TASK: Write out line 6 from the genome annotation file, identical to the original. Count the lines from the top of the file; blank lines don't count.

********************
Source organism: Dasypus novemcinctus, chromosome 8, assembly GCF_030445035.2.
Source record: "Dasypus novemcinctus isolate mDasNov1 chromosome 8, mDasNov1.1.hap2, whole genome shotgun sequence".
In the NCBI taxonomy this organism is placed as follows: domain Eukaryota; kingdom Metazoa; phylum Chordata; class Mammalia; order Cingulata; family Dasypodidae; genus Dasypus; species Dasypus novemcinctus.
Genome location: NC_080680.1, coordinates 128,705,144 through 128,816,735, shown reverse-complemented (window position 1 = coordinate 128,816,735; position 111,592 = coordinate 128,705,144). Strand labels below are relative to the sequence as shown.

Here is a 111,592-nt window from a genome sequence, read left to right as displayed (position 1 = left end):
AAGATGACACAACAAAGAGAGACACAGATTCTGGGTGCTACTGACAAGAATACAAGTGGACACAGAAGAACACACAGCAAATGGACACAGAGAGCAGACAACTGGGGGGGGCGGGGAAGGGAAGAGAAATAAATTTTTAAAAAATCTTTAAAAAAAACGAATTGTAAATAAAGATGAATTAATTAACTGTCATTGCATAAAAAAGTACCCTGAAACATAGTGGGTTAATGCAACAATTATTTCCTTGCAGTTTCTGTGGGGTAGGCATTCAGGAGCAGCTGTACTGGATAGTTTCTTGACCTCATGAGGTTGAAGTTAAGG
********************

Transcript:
AAGATGACACAACAAAGAGAGACACAGATTCTGGGTGCTACTGACAAGAATACAAGTGGACACAGAAGAACACACAGCAAATGGACACAGAGAGCAGACAACTGGGGGGGGCGGGGAAGGGAAGAGAAATAAATTTTTAAAAAATCTTTAAAAAAAACGAATTGTAAATAAAGATGAATTAATTAACTGTCATTGCATAAAAAAGTACCCTGAAACATAGTGGGTTAATGCAACAATTATTTCCTTGCAGTTTCTGTGGGGTAGGCATTCAGGAGCAGCTGTACTGGATAGTTTCTTGACCTCATGAGGTTGAAGTTAAGG